Community-driven development (CDD) has attracted the attention of governments and international organizations through its promise of sustainable, pro-poor development that involves local communities in program design and decisionmaking. Empirical evidence of CDD’s effective- ness has not been very strong, however, with some studies providing support to CDDs and others not. This study addresses this problem, offering fresh analysis of CDD programs by assessing the Fadama II Project, the largest agricultural CDD program in Nigeria. Fadama II aimed to increase the income of farmers, fishers, and other poor people in Nigeria’s low-lying floodplains, or fadama areas, where poverty is concentrated. Drawing on a survey of the experiences of almost two thousand Nigerians—both Fadama II participants and those outside the project’s parameters—the authors identify key strengths and weaknesses of the program. Fadama II has succeeded in raising beneficia- ries’ real incomes by roughly 60 percent and dramatically increasing the value of productive assets owned by private and civil society organizations. More- over, by promoting public goods such as roads, Fadama II has even benefited people who were not participants in the project. Nevertheless, the poorest households, including those headed by women, have yet to see their incomes increase as dramatically as those of better-off households. Also, participation in Fadama II depended partially on financial contributions often beyond the means of poorer households. Future CDD programs need to address these problems through improved targeting of poor and vulnerable groups, creation of affordable rural credit services, and other reforms. This study offers a carefully balanced analysis that will be valuable to policymakers, donors, and others interested in the potential of community-driven development.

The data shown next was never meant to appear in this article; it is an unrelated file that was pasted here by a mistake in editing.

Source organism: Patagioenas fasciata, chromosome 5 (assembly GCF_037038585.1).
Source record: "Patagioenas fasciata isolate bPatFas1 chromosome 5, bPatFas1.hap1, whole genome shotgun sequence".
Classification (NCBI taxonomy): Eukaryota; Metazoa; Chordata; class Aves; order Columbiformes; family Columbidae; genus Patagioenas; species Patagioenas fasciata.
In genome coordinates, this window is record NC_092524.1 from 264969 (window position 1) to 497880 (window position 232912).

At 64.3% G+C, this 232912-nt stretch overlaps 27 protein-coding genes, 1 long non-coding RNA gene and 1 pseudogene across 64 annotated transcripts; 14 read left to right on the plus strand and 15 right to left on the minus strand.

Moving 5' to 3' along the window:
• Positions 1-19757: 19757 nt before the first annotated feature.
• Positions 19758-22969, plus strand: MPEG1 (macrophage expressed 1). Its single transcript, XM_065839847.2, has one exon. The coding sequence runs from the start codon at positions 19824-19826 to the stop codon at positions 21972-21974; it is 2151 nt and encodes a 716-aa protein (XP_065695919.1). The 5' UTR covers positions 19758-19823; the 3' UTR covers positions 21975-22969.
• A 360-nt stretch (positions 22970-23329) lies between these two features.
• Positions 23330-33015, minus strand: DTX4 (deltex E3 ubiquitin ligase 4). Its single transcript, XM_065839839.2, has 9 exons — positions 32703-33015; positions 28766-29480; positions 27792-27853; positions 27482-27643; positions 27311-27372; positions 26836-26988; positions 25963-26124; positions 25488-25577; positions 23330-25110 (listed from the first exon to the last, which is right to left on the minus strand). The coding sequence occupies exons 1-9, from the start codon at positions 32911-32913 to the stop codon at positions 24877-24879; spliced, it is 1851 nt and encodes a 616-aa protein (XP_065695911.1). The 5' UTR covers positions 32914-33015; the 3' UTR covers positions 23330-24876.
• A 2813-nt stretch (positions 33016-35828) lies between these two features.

Ephraim Nkonya is a senior research fellow in the Environment and Production Technology Division of the International Food Policy Research Institute, Washington, D.C.
Dayo Phillip is a professor of agricultural economics at the Nasarawa State University, Keffi, Lafia Campus, Nigeria.
Tewodaj Mogues is a research fellow in the Development Strategy and Governance Division of the International Food Policy Research Institute, Washington, D.C.
Gerald C. Nelson, Mark W. Rosegrant, Amanda Palazzo, Ian Gray, Christina Ingersoll, Richard Robertson, Simla Tokgoz, Tingju Zhu, Timothy B. Sulser, Claudia Ringler, Siwa Msangi, and Liangzhi You